It has quickly become apparent to me that landlords and investors have not lost their appetite within the buy-to-let sector either. Demand for new tenancies has risen and historically such increases have often continued when supported by a growing market for property sales, as we are seeing now. The Chancellor’s stamp duty cut has further fuelled interest.

In fact, by July the number of new tenancies was nearly back to pre-pandemic levels, according to The Deposit Protection Service’s (DPS) quarterly Rent Index.

Most of the growth in new tenancies has been at properties owned by professional landlords, and we expect to see this trend increasing. Professional landlords with reliable portfolios of good properties are often in a better position to absorb financial shocks.

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According to the Savills Global Market Sentiment Survey, concerns over the pandemic are driving more UK residents to seek properties in rural locations.

The rise of home working means there are fewer benefits in living close to workplaces, particularly those in city centres. More people seem to be taking up the chance to find a property with a garden or a garage – or simply a bigger home, whether to accommodate greater home working or simply to enjoy more space. Such properties are more plentiful in the shires, meaning demand in urban areas may continue to fluctuate.

The Royal Institute of Charted Surveyors’ (RICS) August survey found that 83% of surveyors in the UK anticipate greater demand for homes with gardens or balconies in the next two years and that 68% expect the desirability of properties with a ‘more private’ outdoor space to grow. The increased demand for properties with specifically ‘roomier’ features has led to confidence in the housing market rising to a four-year high.

Overall, I believe this represents a relatively positive picture for brokers, professional landlords and buy-to-let investors. The fact that rates are low, loan-to-values (LTVs) are almost back to pre-pandemic levels can only go to support this positive picture.

Demand for rental properties is likely to increase in many areas, as renters seek tenancies with more than just ‘a room with a view’ to make staying and working at home more comfortable.

By Paul Fryers

Source: Mortgage Introducer

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Salford most profitable UK city for BTLs according to new study

A new study has revealed that Salford is the most profitable buy-to-let city for landlords, following the stamp duty holiday pushing UK house prices to an all-time high.

The research by CIA Landlord reveals that Salford, with an average house price of £173,311 and average rent prices of £1,052 per month, is the best city for landlords looking to buy a new property for buy-to-let purposes.

CIA Landlord calculated the best cities for buy-to-lets under the Government’s latest stamp duty holiday by analysing the average house price, rental price and stamp duty savings in every UK city for the cheapest home prices and highest rental yield in order to calculate profitability.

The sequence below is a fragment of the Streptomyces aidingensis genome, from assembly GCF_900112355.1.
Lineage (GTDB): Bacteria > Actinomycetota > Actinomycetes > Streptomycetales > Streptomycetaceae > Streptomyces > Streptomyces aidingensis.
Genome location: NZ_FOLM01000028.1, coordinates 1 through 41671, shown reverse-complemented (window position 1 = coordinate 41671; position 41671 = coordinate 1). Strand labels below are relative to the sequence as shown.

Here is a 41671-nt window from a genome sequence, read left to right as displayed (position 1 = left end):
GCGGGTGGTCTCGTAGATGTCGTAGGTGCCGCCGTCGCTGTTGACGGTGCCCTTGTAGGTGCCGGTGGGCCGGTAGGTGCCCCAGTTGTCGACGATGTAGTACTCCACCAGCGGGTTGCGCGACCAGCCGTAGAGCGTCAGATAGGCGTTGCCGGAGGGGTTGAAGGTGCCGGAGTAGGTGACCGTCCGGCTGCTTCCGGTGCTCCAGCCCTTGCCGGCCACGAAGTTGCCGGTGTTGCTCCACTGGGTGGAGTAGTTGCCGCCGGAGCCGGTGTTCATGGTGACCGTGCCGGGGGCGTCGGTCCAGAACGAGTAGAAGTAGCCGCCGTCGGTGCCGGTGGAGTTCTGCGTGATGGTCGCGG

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Manchester follows closely behind Salford with house prices averaging at £193,681 and rental incomes at £1,141 per month. Leeds, Portsmouth and Belfast also feature in the top five buy-to-let hotspots.

High Wycombe in Buckinghamshire ranked as the worst city for landlords purchasing a buy-to-let property, with average house prices reaching £430,891 and rental prices averaging at £945 per month. Cambridge also saw low profitability margins, with average house prices at £448,432 and rental income averaging £1,080 per month. Reading, Worcester and Watford also feature on the bottom of the table in terms of profitability.

In the capital, Havering was the best borough for profitability according to the study, with house prices averaging £395,832 and monthly rental prices reaching £1,895. Alternatively, with average house prices reaching over £2m and average monthly rent coming to £4,003, properties in Kensington and Chelsea see the lowest profitability margins.

Source: Property Wire

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Landlords who sold in 2019 made capital gains of £78,100

Landlords who sold properties in 2019 typically owned the home for 9.1 years and sold it for £78,100 more than they paid for it.

People selling in London made the biggest gains, with the average London landlord making £253,580, over 20 times that of a seller in the North East (£11,710).

Research from Hamptons International found that 84% of landlords who sold their buy-to-let property in England and Wales last year made a gross capital gain, with only 16% making a loss.

Aneisha Beveridge, head of research at Hamptons International, said: “The profitability of the buy-to-let market has been questioned in recent years and is one of the main reasons why some landlords have chosen to sell up.

“But one of the biggest bonuses from cashing in comes from the capital gain on a property. Over a third of landlords’ total return comes from capital growth rather than rental income in Great Britain.